Researchers Say Ocean Warming is Staggering, Risk Assessments Necessary

September 13, 2016

A new published report on ocean warming, issued this week at the World Conservation Congress, makes clear the scale of ‘ocean risk’ for the first time. The International Union for Conservation of Nature (IUCN) report, funded by global (re)insurer XL Catlin, says that ocean warming is already affecting people throughout the world with significantly greater impacts to come in the future.

Pacific OceanThe report, titled “Explaining Ocean Warming: Causes, Scale, Effects and Consequences”, describes the phenomenon as ‘one of the greatest hidden challenges of our generation’. The analysis report was compiled by 80 scientists from 12 countries.

“It is clear that the scale of impacts described in this report underscores the need to review and reconsider the risks associated with the changing state of the ocean. It is a powerful wake-up call about the risks posed by ocean warming,” said Mike Maran, chief science officer for XL Catlin. “There is a lot more the insurance industry needs to do to understand ocean risk, what is happening to the ocean’s health, what risks it poses to our clients across industries and how we can help address these challenges.”

According to this scientific review, fundamental changes to the ocean’s chemistry, physics and the wealth of life it supports are already evident with human food security and health under threat along with dangers from more extreme weather events and reduced crop yields. ‘Ocean Risk’ describes the potential impacts these changes may have on businesses, society and ecosystems around the globe.

The report also identifies other changes to ocean health including acidification and de-oxygenation which will impact every level of marine life from the smallest plankton to mammals.

These impacts include:

  • Coastal communities at greater risk of inundation from storm surges, more intense tropical storms and rising sea levels.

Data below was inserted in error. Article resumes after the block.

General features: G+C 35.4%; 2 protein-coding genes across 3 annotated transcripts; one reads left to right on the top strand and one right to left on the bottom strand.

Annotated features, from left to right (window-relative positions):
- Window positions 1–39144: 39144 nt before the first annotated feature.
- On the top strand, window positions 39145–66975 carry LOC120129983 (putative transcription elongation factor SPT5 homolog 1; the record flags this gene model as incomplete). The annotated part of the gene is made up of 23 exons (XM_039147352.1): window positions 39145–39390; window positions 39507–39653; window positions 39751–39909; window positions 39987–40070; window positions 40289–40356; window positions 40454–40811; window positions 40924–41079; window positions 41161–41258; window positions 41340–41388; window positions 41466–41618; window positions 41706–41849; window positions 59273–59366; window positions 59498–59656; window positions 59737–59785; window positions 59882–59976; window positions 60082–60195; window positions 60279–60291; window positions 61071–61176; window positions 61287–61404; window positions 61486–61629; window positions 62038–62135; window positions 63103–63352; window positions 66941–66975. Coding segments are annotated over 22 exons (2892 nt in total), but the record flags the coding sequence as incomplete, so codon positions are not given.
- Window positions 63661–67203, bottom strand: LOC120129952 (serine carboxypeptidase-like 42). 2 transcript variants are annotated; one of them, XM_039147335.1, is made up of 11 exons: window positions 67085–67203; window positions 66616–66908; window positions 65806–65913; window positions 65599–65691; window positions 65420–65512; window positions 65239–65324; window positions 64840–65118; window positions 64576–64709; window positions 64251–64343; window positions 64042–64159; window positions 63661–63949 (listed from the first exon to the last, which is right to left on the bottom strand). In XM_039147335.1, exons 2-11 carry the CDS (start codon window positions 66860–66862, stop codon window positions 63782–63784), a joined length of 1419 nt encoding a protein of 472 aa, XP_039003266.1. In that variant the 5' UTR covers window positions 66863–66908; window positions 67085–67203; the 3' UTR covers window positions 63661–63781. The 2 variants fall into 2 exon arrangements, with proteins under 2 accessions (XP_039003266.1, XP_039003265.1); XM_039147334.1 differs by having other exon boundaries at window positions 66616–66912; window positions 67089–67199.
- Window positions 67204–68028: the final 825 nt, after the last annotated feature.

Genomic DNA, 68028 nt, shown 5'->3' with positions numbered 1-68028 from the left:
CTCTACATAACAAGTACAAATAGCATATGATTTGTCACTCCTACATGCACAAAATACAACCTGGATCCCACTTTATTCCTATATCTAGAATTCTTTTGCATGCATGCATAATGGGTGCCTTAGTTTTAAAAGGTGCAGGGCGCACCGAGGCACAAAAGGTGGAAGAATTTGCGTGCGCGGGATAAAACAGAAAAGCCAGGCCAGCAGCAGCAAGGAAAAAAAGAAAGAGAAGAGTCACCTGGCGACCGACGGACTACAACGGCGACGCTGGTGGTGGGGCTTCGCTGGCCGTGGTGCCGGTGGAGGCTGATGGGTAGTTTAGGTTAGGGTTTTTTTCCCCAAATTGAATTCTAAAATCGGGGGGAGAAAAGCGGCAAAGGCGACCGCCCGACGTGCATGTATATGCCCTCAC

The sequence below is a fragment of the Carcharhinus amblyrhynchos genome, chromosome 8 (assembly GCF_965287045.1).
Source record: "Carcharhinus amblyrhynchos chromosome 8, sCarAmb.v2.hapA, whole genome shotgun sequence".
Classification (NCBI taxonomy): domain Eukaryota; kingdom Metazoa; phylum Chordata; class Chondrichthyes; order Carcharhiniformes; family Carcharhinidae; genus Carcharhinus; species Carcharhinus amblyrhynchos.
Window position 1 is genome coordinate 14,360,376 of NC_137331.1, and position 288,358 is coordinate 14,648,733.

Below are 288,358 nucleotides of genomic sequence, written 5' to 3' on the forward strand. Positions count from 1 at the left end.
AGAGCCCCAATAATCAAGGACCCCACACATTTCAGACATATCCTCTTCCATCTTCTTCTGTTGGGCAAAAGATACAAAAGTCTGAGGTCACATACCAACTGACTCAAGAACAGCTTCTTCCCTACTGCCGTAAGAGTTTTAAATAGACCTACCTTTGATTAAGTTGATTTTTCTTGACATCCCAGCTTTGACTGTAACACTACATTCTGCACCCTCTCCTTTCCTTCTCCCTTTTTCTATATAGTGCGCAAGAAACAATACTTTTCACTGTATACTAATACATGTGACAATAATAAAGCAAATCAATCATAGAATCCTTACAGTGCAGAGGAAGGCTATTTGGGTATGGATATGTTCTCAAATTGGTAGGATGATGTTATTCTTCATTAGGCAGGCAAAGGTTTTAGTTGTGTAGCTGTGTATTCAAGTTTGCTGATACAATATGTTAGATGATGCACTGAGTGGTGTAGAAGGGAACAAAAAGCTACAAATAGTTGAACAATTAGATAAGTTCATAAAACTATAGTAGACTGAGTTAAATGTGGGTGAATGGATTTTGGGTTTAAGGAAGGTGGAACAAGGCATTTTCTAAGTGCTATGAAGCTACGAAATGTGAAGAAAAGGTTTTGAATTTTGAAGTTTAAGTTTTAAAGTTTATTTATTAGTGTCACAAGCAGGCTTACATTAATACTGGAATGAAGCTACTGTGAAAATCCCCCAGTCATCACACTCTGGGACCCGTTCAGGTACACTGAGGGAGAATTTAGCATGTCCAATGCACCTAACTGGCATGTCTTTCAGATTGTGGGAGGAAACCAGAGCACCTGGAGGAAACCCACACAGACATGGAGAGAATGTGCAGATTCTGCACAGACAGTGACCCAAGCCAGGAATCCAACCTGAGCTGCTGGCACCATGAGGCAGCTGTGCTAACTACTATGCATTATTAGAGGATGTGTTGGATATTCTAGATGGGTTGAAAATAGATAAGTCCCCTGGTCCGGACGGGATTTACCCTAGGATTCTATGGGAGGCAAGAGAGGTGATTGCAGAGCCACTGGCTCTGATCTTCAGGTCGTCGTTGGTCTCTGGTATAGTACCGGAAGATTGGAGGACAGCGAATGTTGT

• Compromised food security from shifting fish populations and depleted fish stocks. Harvests from marine fisheries in South-East Asia are expected to fall by between 10 and 30 percent by 2050 relative to 1970-2000, as the distributions of fish species shift, under a high ‘business as usual’ greenhouse gas emission scenario.
  • Reduced crop yields in key regions will be affected, including North America and the Indian sub-Continent, from increased rainfall in mid-latitudes and more drought patterns in sub-tropical zones.
  • Human health is endangered from the spread of viruses, diseases and pathogens in the warmer ocean and passed to humans directly or through the food chain. These include the bacteria causing cholera and the neurological disease ciguatera.
  • The cost of ocean change is steadily rising. All negative impacts will have a cost. As an example, the loss to tourism from recent widespread coral bleaching is calculated to be $23 billion. The cost by 2100 of losing coral reefs could amount to $1 trillion per year.

The report’s recommendations call for closing the gaps in scientific knowledge about the impacts of ocean warming which are evident, prevalent and expected to alter our way of life. A continued cut in greenhouse gas emissions is recommended and a move away from attempts to protect biodiversity to a more active management and even restoration of biodiversity and ecosystems.

XL Catlin has been involved in supporting scientists’ work on ocean change since 2009. It invested in research expeditions to the Arctic Ocean to understand changes to the Arctic environment from sea-ice loss and has funded the most comprehensive digital survey of the world’s coral reefs, creating a baseline record that is available to researchers at the XL Catlin Global Reef Record. Work is continuing with the recently-launched XL Catlin Deep Ocean Survey, a multidisciplinary scientific research program that will create a new standardised methodology to be used by marine biologists for measuring physical, chemical and biological indicators for the purpose of assessing the function, health and resilience of the deep ocean.

Source: XL Catlin

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